For personal injury attorneys, one of the primary objectives during pre-litigation is to persuade the insurance company that the value of the case surpasses the policy limits. Successfully doing so places the insurer in a precarious position, setting them up for a potential bad faith claim if they opt not to tender the full policy before litigation. Utilizing focus groups becomes a potent tool in this endeavor, as they offer a glimpse into how potential jurors might value the case. To comprehend the full potential of focus groups in this legal strategy, it’s crucial to first understand the basic premises on which insurance claims and potential bad faith actions operate.
1. Duty to Settle:
Insurance companies have a duty to act in the best interests of their insured. This includes accepting reasonable settlement offers that fall within policy limits to protect their insured from an excess judgment. In line with this duty, the concept of 'bad faith' comes into play when discussing settlement refusals, as described below.
2. Bad Faith:
If the insurance company unreasonably refuses (this is the standard) to settle within policy limits and a verdict exceeds those limits, the insured (the defendant in the original case) might have a claim against their own insurance company for bad faith.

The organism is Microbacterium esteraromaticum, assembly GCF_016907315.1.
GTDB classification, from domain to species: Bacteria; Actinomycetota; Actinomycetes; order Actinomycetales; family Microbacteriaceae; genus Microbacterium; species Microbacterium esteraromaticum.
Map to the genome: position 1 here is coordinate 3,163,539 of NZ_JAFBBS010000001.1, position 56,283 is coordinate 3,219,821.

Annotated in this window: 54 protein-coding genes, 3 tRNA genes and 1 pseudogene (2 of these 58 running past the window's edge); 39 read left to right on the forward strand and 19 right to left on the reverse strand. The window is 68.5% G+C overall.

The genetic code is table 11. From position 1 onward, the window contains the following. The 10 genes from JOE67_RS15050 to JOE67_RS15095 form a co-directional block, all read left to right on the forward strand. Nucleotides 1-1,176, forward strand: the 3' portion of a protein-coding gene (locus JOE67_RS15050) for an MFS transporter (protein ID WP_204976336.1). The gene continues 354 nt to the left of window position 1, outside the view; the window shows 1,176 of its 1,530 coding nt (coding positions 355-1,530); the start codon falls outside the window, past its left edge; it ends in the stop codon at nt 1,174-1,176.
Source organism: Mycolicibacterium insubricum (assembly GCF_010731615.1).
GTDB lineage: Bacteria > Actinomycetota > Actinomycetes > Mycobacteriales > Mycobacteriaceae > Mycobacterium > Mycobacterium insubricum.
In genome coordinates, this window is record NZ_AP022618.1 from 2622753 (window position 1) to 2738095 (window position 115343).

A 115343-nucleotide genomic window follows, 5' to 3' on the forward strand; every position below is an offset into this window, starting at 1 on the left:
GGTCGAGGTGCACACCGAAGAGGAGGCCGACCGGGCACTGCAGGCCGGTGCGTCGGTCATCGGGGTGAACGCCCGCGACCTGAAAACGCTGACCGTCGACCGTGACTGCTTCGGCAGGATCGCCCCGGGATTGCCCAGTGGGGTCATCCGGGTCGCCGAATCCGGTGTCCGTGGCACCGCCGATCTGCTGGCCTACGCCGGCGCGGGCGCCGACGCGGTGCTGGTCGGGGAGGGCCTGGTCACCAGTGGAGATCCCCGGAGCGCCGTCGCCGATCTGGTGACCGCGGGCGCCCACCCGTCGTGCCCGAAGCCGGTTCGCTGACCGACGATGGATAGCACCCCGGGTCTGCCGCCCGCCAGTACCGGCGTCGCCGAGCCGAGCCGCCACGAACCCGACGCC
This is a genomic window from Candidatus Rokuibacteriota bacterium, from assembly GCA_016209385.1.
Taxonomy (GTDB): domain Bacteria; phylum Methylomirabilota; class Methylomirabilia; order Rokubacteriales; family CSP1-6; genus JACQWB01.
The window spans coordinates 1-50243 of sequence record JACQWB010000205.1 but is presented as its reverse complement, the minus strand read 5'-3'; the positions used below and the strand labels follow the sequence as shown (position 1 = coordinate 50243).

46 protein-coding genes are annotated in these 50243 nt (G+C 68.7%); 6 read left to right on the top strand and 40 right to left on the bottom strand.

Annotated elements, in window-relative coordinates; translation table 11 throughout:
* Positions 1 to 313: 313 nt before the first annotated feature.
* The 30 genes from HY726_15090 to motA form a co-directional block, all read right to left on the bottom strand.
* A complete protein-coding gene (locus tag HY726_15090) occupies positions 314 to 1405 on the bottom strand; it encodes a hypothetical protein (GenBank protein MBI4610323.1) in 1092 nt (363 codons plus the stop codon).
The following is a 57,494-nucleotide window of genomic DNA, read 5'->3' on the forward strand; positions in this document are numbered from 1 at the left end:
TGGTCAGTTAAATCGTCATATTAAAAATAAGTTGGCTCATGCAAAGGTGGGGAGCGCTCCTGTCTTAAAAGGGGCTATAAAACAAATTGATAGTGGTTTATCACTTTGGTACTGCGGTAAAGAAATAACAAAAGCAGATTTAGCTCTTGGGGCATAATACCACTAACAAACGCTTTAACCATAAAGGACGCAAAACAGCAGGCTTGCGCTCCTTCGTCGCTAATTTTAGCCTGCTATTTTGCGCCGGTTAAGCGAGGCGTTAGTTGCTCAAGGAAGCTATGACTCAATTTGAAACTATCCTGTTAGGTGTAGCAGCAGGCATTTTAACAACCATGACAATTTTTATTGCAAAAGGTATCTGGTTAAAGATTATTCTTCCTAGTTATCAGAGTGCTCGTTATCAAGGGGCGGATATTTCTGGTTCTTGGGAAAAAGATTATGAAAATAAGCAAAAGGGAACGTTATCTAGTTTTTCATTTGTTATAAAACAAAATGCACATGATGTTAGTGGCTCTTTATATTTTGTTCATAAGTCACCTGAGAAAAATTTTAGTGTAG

3. Consequences for Insurance Company:
If found liable for bad faith, the insurance company might have to pay the entire judgment amount even if it exceeds the policy limits, along with any other damages suffered by the insured due to the insurer’s conduct.
The insured, after being faced with a judgment beyond their policy limits, might sue their insurance company for bad faith. This would be a separate action from the original lawsuit. In this action, the insured would argue that the insurer’s failure to settle led to the excess judgment.
5. Factors Considered:
Courts will look at various factors to determine if the insurance company acted in bad faith, such as the clarity of liability, the potential for damages to exceed the policy limits, and the insurer’s decision-making process.